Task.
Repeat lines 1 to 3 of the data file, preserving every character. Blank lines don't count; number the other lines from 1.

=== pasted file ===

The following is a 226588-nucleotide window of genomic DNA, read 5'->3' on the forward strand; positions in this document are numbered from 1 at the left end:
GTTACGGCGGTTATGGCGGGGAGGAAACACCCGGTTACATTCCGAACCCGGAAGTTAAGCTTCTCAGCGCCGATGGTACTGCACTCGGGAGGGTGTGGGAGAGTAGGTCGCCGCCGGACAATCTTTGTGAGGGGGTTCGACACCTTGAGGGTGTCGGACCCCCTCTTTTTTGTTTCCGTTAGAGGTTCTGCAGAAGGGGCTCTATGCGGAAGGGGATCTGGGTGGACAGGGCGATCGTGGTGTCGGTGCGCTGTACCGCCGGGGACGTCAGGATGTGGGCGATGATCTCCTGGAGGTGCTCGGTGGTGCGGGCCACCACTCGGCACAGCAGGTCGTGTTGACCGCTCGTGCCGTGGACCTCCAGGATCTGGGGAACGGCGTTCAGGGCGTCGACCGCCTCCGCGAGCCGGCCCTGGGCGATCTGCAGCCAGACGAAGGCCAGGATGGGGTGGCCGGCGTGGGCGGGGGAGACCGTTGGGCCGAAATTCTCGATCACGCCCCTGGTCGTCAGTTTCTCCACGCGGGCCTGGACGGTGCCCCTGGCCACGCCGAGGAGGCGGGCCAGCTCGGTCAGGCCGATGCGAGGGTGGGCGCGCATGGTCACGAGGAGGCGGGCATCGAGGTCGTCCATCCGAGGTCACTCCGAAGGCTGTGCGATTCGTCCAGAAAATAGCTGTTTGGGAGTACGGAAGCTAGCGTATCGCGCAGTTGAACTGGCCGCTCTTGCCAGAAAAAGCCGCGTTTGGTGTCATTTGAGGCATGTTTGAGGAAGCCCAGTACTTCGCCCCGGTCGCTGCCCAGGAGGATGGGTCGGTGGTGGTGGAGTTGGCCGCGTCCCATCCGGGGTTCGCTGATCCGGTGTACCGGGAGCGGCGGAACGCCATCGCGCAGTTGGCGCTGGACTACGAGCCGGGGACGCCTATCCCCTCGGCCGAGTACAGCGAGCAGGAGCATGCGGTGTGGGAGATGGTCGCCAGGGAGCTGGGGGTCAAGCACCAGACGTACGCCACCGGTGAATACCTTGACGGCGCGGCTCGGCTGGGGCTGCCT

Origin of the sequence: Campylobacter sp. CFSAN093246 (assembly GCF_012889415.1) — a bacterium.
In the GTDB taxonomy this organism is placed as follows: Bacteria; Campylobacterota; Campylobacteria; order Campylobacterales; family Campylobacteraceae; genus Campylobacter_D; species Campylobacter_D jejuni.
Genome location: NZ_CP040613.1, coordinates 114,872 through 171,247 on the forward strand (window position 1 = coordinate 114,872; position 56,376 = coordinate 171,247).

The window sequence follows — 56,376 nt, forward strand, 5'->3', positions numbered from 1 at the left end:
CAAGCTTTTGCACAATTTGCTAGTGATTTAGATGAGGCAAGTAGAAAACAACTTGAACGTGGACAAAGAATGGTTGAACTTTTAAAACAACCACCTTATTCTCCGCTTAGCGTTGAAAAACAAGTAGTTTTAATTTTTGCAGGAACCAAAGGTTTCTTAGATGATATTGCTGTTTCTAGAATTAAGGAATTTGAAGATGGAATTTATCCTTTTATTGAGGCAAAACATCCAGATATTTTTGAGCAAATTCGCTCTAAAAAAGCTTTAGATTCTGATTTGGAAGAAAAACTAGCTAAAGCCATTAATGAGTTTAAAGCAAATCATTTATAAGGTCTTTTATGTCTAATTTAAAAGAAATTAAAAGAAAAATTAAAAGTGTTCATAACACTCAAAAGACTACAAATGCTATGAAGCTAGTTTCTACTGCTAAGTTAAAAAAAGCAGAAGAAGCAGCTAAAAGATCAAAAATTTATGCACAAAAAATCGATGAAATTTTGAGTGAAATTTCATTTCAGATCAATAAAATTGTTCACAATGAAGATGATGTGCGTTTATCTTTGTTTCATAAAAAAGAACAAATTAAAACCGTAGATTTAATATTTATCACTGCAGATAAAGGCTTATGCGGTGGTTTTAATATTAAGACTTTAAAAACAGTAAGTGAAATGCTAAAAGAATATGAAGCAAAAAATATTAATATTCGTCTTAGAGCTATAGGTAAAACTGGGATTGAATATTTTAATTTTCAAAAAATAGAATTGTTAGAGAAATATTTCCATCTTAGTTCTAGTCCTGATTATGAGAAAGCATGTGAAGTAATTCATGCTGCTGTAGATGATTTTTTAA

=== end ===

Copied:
The following is a 226588-nucleotide window of genomic DNA, read 5'->3' on the forward strand; positions in this document are numbered from 1 at the left end:
GTTACGGCGGTTATGGCGGGGAGGAAACACCCGGTTACATTCCGAACCCGGAAGTTAAGCTTCTCAGCGCCGATGGTACTGCACTCGGGAGGGTGTGGGAGAGTAGGTCGCCGCCGGACAATCTTTGTGAGGGGGTTCGACACCTTGAGGGTGTCGGACCCCCTCTTTTTTGTTTCCGTTAGAGGTTCTGCAGAAGGGGCTCTATGCGGAAGGGGATCTGGGTGGACAGGGCGATCGTGGTGTCGGTGCGCTGTACCGCCGGGGACGTCAGGATGTGGGCGATGATCTCCTGGAGGTGCTCGGTGGTGCGGGCCACCACTCGGCACAGCAGGTCGTGTTGACCGCTCGTGCCGTGGACCTCCAGGATCTGGGGAACGGCGTTCAGGGCGTCGACCGCCTCCGCGAGCCGGCCCTGGGCGATCTGCAGCCAGACGAAGGCCAGGATGGGGTGGCCGGCGTGGGCGGGGGAGACCGTTGGGCCGAAATTCTCGATCACGCCCCTGGTCGTCAGTTTCTCCACGCGGGCCTGGACGGTGCCCCTGGCCACGCCGAGGAGGCGGGCCAGCTCGGTCAGGCCGATGCGAGGGTGGGCGCGCATGGTCACGAGGAGGCGGGCATCGAGGTCGTCCATCCGAGGTCACTCCGAAGGCTGTGCGATTCGTCCAGAAAATAGCTGTTTGGGAGTACGGAAGCTAGCGTATCGCGCAGTTGAACTGGCCGCTCTTGCCAGAAAAAGCCGCGTTTGGTGTCATTTGAGGCATGTTTGAGGAAGCCCAGTACTTCGCCCCGGTCGCTGCCCAGGAGGATGGGTCGGTGGTGGTGGAGTTGGCCGCGTCCCATCCGGGGTTCGCTGATCCGGTGTACCGGGAGCGGCGGAACGCCATCGCGCAGTTGGCGCTGGACTACGAGCCGGGGACGCCTATCCCCTCGGCCGAGTACAGCGAGCAGGAGCATGCGGTGTGGGAGATGGTCGCCAGGGAGCTGGGGGTCAAGCACCAGACGTACGCCACCGGTGAATACCTTGACGGCGCGGCTCGGCTGGGGCTGCCT

Origin of the sequence: Campylobacter sp. CFSAN093246 (assembly GCF_012889415.1) — a bacterium.